the contrast of life

28Jun05

A few days back I was in Coimbatore for a friend’s marriage. We had to pick another friend of ours from the airport and get to the marriage hall in a cab. Once he arrived, we got into the cab and minutes later were speeding across the heart of the city on what would be a 60 minute journey.

The audio system in the car was blazing like anything you could imagine. It was playing yakkai thiri (the Tamil version of Fanah). The adrenaline was rushing, pumping to the rhythmic beats emanating from the speakers. The volume was close to maximum. The windows were up. I could feel my hands clapping and my physique leaping to the heavy beats that the song is famous for.

Yakkai thiri was beating heavy at the back of my head. Adrenaline was rushing. Friends around you, an amazing song beating down on your head, and traveling to a friend’s marriage in a car. That was joy to core. That moment would easily picture in my ‘top 10 moments with friends’ list should I choose to write one a few years later.

Yakkai thiri was still beating heavy at the back of my head. Adrenaline was still rushing. The car stopped at a traffic signal. My head slightly turned to the right, as it does whenever the car stops at a signal, for a view through the pulled up grayish window into the adjacent vehicle, standing in the long traffic at the signal. Almost instinctively, I half pulled down the window to get a better peep. And I saw..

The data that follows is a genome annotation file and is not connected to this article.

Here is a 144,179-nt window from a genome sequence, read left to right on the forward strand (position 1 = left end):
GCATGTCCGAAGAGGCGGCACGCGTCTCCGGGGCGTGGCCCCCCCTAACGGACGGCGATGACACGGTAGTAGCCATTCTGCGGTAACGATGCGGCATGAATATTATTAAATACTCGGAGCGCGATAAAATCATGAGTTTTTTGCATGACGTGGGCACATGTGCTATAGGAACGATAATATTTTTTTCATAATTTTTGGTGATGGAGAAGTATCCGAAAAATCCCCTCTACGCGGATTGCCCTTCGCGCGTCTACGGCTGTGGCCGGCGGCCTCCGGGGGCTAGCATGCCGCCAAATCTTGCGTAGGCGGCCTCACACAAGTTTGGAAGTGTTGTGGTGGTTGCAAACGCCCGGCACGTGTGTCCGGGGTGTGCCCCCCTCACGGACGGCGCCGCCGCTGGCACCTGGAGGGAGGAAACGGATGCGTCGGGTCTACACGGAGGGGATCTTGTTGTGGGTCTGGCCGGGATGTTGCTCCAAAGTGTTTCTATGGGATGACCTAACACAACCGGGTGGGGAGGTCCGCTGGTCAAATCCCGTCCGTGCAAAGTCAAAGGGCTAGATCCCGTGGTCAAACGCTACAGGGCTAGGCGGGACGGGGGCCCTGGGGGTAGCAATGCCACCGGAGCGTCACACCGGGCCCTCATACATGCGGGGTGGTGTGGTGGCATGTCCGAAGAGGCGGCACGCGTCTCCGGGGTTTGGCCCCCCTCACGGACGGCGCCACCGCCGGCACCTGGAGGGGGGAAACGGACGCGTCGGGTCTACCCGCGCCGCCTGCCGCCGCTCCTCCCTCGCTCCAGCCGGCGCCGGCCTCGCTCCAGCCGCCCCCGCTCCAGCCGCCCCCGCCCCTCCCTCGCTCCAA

Someone lying on what looked like a movable stretcher, the head raised slightly. A bottle was hanging to the person’s right and blood was being trickled in through his arm. A seemingly old lady was sitting next to him. Her eyes were fixed on the person lying on the stretcher, and never moved away an inch for all the minute or so that the ambulance stood at the signal. Her face showed no anguish or fear, no anger or sadness. It was just blank. An uncomplicated emotion – a look of helplessness. The lights on the head of the ambulance were rotating, but the traffic was too heavy to move any faster.

The traffic moved and I meekly pulled up the window.

Yakkai thiri was still beating heavy at the back of my head. But there was no more adrenaline left to rush.

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